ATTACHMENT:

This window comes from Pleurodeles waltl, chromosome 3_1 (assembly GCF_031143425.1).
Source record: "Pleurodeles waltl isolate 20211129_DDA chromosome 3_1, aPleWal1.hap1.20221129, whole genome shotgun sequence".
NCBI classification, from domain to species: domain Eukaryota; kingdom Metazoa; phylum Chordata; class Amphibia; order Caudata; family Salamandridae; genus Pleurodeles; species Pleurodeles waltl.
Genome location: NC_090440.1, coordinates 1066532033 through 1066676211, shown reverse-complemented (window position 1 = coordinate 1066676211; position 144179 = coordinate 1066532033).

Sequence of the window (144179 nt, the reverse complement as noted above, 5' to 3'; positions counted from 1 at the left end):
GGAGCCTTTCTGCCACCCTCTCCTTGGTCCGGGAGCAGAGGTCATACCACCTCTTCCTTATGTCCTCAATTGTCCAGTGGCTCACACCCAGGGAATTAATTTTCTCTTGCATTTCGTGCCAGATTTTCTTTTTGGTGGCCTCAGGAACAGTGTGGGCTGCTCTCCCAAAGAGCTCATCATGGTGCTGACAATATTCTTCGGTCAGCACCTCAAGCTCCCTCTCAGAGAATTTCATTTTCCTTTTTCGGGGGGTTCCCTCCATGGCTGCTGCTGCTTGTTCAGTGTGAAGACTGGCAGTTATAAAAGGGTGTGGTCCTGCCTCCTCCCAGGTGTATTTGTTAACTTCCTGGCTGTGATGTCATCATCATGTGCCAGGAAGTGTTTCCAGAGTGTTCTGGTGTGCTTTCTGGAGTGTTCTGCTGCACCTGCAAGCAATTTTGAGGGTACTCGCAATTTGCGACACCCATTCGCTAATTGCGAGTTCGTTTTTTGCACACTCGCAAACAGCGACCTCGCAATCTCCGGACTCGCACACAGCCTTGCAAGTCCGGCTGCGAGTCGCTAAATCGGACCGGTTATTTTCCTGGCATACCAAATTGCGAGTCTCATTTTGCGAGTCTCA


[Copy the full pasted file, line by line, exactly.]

This window comes from Pleurodeles waltl, chromosome 3_1 (assembly GCF_031143425.1).
Source record: "Pleurodeles waltl isolate 20211129_DDA chromosome 3_1, aPleWal1.hap1.20221129, whole genome shotgun sequence".
NCBI classification, from domain to species: domain Eukaryota; kingdom Metazoa; phylum Chordata; class Amphibia; order Caudata; family Salamandridae; genus Pleurodeles; species Pleurodeles waltl.
Genome location: NC_090440.1, coordinates 1066532033 through 1066676211, shown reverse-complemented (window position 1 = coordinate 1066676211; position 144179 = coordinate 1066532033).

Sequence of the window (144179 nt, the reverse complement as noted above, 5' to 3'; positions counted from 1 at the left end):
GGAGCCTTTCTGCCACCCTCTCCTTGGTCCGGGAGCAGAGGTCATACCACCTCTTCCTTATGTCCTCAATTGTCCAGTGGCTCACACCCAGGGAATTAATTTTCTCTTGCATTTCGTGCCAGATTTTCTTTTTGGTGGCCTCAGGAACAGTGTGGGCTGCTCTCCCAAAGAGCTCATCATGGTGCTGACAATATTCTTCGGTCAGCACCTCAAGCTCCCTCTCAGAGAATTTCATTTTCCTTTTTCGGGGGGTTCCCTCCATGGCTGCTGCTGCTTGTTCAGTGTGAAGACTGGCAGTTATAAAAGGGTGTGGTCCTGCCTCCTCCCAGGTGTATTTGTTAACTTCCTGGCTGTGATGTCATCATCATGTGCCAGGAAGTGTTTCCAGAGTGTTCTGGTGTGCTTTCTGGAGTGTTCTGCTGCACCTGCAAGCAATTTTGAGGGTACTCGCAATTTGCGACACCCATTCGCTAATTGCGAGTTCGTTTTTTGCACACTCGCAAACAGCGACCTCGCAATCTCCGGACTCGCACACAGCCTTGCAAGTCCGGCTGCGAGTCGCTAAATCGGACCGGTTATTTTCCTGGCATACCAAATTGCGAGTCTCATTTTGCGAGTCTCA